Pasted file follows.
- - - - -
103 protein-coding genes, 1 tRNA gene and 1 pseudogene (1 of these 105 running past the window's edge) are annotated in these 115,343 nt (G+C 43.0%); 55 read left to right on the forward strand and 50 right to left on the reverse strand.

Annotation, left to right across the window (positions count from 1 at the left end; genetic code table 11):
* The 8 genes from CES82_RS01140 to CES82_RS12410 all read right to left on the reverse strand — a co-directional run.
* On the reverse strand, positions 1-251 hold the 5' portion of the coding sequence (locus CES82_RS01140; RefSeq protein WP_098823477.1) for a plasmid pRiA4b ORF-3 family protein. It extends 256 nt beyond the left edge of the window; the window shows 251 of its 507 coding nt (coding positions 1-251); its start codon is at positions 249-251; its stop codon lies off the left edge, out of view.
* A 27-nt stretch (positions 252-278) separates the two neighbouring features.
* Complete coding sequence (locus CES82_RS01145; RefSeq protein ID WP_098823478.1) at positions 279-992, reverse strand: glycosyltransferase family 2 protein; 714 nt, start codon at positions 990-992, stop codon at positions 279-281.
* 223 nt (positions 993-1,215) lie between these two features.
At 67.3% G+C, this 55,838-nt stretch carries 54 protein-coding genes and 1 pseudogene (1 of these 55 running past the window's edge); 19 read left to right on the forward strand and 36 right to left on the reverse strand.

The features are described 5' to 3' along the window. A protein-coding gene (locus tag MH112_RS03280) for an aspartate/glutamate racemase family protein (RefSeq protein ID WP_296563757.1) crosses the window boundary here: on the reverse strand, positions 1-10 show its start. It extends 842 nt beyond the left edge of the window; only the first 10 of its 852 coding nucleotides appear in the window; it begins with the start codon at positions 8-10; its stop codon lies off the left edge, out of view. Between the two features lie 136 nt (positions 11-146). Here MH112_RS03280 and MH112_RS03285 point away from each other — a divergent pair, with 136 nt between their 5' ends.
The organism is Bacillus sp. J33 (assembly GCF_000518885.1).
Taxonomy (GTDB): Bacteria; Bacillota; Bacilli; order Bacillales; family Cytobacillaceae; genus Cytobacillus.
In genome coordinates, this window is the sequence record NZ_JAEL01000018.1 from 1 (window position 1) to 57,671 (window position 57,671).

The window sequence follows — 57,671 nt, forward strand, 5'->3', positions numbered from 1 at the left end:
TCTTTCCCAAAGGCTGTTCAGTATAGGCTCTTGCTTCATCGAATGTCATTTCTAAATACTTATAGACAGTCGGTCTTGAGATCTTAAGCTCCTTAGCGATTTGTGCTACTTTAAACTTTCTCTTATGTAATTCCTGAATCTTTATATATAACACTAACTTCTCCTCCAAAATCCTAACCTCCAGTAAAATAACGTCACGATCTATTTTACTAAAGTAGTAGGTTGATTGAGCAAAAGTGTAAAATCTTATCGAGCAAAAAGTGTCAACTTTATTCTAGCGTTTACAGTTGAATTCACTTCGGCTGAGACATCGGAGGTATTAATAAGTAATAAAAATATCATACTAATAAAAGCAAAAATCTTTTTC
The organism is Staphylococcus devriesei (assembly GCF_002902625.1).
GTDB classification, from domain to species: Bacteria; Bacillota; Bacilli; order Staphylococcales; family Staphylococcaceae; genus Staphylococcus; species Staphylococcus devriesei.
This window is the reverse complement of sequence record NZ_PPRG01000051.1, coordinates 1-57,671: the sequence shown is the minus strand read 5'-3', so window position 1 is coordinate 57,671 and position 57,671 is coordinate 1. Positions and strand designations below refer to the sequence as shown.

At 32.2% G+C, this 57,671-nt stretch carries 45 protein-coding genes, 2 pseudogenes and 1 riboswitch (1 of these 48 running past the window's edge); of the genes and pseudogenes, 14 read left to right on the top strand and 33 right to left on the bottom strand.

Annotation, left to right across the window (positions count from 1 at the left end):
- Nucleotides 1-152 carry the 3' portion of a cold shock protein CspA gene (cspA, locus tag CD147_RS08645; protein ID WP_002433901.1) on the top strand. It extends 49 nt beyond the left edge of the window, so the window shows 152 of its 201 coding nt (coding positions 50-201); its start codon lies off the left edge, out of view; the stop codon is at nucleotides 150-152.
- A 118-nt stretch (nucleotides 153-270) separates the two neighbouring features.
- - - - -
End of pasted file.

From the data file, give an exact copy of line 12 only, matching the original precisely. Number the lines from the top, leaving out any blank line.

In genome coordinates, this window is the sequence record NZ_JAEL01000018.1 from 1 (window position 1) to 57,671 (window position 57,671).